Small, local build companies have been hit hard by rapid inflation and materials price rises with uncertainty on the impact of the war in Ukraine looming large for the sector.
According to the latest Federation of Master Builders (FMB) State of Trade Survey, prices are hitting bottom lines with 98% of build companies having experienced material cost increases, with 83% passing these costs onto the customer. Material shortages and lack of skills still plague the sector causing job delays for the majority of FMB members. 73% of builders have delayed jobs due a lack of materials and 55% are delaying work owing to a lack of skilled labour.
The new data indicates a sharp decline in those reporting a rise in workloads for Welsh small builders, with 25% reporting an increase in Q1 2022, compared to 67% last quarter. This was accompanied by an indicative downturn in enquires, with 38% saying enquires were on the rise, down from a high of 48% last quarter. These figures suggest that the market is still healthy but does indicate a cool down.
The FMB State of Trade Survey, which is released quarterly, is the only survey of its kind to track the experience of small to medium-sized (SME) construction firms in the UK. The latest survey for Q1 2022 found:
- Wales reported increased workload in Q1 is 25%, down sharply from 67% in Q4 2021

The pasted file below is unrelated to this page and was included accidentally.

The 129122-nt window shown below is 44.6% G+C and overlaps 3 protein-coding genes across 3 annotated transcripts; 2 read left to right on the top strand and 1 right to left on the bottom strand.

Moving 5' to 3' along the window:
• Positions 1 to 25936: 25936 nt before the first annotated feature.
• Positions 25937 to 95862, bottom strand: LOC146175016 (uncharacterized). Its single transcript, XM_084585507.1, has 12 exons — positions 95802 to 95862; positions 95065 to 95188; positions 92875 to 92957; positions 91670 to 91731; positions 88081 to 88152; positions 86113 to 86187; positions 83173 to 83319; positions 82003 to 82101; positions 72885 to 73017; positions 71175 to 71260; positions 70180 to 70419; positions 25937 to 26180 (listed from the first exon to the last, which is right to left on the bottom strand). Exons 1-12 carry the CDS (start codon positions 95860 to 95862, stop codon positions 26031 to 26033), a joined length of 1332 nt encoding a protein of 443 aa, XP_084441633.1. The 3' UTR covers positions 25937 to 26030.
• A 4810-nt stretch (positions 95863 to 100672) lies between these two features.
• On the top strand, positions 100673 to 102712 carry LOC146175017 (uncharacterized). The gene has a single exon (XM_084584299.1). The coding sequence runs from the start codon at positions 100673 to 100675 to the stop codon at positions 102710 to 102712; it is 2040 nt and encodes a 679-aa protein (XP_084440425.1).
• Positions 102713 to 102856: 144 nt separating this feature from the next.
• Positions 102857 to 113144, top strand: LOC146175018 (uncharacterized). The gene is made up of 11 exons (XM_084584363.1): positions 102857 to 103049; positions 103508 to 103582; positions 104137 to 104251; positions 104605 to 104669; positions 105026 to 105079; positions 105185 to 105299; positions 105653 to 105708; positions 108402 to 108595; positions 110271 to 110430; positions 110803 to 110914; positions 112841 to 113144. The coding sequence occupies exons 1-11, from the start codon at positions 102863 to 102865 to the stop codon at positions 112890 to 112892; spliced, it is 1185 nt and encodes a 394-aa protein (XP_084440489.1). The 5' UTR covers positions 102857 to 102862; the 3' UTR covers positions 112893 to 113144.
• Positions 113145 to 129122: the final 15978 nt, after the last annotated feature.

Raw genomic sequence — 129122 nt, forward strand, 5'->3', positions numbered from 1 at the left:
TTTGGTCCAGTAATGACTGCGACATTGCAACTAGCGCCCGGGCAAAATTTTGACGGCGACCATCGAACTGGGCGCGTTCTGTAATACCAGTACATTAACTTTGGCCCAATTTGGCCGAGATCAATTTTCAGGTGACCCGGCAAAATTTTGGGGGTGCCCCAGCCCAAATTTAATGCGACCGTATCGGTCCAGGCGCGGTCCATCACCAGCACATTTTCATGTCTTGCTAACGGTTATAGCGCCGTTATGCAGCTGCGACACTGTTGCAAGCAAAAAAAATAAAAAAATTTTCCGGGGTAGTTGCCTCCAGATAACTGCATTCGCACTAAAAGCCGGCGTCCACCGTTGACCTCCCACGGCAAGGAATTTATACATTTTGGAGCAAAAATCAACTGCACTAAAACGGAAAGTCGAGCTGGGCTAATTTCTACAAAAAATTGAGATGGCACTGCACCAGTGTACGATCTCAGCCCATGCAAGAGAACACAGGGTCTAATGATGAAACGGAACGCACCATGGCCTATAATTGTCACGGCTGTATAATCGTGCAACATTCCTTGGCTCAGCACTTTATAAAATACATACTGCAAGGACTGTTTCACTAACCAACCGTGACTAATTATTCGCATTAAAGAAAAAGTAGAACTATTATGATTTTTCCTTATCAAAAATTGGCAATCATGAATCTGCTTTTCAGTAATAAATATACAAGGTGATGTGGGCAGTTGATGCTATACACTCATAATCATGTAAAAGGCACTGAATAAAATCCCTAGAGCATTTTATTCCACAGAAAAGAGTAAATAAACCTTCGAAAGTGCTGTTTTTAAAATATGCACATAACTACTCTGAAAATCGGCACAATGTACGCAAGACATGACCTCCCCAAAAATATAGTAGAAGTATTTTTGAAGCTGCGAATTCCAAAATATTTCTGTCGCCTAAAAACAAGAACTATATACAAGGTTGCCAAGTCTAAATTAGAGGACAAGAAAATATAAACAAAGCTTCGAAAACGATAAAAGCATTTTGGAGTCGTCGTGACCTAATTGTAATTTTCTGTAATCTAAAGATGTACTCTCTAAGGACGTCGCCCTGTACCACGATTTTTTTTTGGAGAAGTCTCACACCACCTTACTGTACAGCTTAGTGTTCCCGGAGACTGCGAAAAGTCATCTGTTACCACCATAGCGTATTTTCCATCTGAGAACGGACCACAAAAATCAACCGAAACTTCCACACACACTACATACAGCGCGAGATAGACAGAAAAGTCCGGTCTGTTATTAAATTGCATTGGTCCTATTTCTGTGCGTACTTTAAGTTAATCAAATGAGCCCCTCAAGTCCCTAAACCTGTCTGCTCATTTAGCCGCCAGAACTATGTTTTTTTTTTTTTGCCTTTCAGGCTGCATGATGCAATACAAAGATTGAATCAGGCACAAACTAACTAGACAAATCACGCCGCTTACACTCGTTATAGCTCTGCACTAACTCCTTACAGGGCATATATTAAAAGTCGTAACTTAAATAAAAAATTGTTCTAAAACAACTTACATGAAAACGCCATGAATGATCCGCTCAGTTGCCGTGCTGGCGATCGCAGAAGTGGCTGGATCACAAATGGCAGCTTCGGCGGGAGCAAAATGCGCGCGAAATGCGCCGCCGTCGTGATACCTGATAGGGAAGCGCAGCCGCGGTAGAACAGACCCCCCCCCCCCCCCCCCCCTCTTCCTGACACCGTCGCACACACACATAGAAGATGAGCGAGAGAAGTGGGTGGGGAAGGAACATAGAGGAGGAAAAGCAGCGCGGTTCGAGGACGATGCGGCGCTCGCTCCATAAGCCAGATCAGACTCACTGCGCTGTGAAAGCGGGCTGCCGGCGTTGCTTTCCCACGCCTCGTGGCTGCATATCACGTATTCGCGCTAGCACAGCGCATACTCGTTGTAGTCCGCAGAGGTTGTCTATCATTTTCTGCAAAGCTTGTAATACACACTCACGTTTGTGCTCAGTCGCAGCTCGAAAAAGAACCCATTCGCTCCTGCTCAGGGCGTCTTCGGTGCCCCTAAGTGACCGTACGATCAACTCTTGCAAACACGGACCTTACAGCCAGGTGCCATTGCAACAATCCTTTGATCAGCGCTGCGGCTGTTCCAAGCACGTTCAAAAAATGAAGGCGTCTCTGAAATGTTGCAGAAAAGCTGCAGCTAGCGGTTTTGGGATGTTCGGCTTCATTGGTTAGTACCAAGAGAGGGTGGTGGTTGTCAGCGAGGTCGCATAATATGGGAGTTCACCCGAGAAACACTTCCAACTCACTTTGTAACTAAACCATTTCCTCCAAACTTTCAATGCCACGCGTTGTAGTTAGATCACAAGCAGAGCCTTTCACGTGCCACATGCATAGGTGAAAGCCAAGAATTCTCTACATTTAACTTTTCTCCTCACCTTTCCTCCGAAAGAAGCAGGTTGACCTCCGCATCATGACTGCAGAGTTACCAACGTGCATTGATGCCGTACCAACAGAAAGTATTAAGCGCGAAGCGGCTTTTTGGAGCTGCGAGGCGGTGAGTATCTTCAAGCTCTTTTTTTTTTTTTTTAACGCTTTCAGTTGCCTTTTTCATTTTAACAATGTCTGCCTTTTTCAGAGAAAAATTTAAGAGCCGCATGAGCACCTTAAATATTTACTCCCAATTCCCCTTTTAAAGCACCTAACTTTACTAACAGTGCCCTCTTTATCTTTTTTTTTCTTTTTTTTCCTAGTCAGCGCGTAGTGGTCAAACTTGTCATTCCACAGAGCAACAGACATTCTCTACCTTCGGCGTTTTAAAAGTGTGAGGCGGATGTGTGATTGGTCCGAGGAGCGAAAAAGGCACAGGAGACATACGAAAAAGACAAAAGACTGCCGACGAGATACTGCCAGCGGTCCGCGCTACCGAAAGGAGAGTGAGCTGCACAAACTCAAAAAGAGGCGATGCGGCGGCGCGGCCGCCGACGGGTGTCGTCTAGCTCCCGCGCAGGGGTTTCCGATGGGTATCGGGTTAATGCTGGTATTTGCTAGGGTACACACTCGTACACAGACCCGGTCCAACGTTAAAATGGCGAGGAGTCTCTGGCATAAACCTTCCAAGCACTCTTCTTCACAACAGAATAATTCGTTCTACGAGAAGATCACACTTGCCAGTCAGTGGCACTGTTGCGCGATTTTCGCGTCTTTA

- Increased enquiries are down on Q4 2021 (48%), and now reported at 38% in Q1.
- 73% of small builders have delayed jobs because of a lack of materials.
- 55% of FMB members have delayed jobs due to a lack of skilled tradespeople.
- 45% of builders are struggling to hire carpenters/joiners, up 2% on last quarter.
- 40% of FMB members are finding it difficult to hire bricklayers, down 1% on last quarter.
- Nearly all FMB members (98%) reported an increase in material costs in Q1 2022.
- 95% of respondents expect material costs to increase in Q2 2022.
- 83% of builders have put up their prices for work, up from 74% in Q4 2021.
Ifan Glyn, director of FMB Cymru, said: “Builders in Wales are still experiencing high workloads and enquiry rates, although there are faint signals that the market could be starting to cool. Whether this is a sign of things to come or a blip in an otherwise buoyant market remains to be seen. What is unchanged is the rising costs and delays to projects largely caused by lack of access to building materials and skilled labour. I would urge both public and private sector clients, to practice patience and understanding with our members during these turbulent times. I can assure you that they are just as frustrated as you with the situation.”